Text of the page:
Results: Unlike pharmacological inhibition, loss of BRD4 protein triggered progressive declines in myocardial function, culminating in dilated cardiomyopathy. Transcriptome analysis of BRD4 knockout mouse heart tissue identified early and specific disruption of genes essential to mitochondrial energy production and homeostasis. Functional analysis of isolated mitochondria from these hearts confirmed that BRD4 ablation triggered significant changes in mitochondrial electron transport chain protein expression and activity. Computational analysis identified candidate transcription factors participating in the BRD4-regulated transcriptome. In particular, estrogen-related receptor α, a key nuclear receptor in metabolic gene regulation, was enriched in promoters of BRD4-regulated mitochondrial genes.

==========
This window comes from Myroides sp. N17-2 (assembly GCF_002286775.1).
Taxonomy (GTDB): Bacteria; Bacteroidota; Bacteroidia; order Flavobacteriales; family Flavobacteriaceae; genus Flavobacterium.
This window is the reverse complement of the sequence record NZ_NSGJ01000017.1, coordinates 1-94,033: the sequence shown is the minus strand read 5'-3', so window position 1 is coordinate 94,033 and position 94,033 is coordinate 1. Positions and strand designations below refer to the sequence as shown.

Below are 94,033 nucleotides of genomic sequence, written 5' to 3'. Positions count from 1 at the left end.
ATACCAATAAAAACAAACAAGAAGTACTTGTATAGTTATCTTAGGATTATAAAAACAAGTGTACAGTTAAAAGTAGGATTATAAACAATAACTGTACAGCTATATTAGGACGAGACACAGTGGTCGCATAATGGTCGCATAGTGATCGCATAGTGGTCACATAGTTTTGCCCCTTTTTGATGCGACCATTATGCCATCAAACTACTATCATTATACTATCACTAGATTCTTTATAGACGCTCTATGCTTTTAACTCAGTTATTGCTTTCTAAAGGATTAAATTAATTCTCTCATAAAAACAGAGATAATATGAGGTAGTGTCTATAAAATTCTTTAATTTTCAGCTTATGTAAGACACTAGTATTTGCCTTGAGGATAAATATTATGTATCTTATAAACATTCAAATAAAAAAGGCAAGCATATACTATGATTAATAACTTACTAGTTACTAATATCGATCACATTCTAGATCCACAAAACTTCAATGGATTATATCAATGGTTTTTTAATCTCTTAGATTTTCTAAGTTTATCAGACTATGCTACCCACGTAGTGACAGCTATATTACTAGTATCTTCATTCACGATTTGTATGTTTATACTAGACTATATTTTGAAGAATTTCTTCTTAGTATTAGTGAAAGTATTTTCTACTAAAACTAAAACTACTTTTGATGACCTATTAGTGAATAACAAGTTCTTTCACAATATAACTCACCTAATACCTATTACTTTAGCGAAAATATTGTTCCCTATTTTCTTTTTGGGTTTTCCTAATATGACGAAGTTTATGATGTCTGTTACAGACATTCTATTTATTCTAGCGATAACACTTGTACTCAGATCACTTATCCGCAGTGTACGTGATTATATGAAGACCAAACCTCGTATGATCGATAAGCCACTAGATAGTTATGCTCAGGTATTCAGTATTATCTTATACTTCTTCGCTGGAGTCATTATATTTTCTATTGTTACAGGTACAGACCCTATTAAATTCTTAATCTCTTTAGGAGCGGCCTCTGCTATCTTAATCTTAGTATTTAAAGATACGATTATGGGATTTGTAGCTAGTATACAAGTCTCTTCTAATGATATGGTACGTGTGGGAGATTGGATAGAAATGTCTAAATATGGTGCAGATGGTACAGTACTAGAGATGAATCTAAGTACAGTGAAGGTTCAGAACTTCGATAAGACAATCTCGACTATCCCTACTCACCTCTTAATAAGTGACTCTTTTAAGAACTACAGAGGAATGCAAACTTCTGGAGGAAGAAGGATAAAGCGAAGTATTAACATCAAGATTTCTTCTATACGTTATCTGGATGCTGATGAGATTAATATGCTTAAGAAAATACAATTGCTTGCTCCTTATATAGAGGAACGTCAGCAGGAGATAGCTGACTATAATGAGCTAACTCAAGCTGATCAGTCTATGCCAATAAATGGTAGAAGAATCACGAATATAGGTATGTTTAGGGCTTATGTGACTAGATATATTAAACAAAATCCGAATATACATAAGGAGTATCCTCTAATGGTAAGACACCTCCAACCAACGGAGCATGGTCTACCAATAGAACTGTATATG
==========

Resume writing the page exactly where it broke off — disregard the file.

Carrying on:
Conclusions: In aggregate, we describe a previously unrecognized role for BRD4 in regulating cardiomyocyte mitochondrial homeostasis, observing that its function is indispensable to the maintenance of normal cardiac function.
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http://dx.doi.org/10.1161/CIRCULATIONAHA.120.047239DOI Listing
http://www.ncbi.nlm.nih.gov/pmc/articles/PMC7736324PMC
December 2020

Calcium-Sensing Receptor in Adipose Tissue: Possible Association with Obesity-Related Elevated Autophagy.

Int J Mol Sci 2020 Oct 15;21(20). Epub 2020 Oct 15.

Institute of Nutrition and Food Technology (INTA), University of Chile, Santiago 7830490, Chile.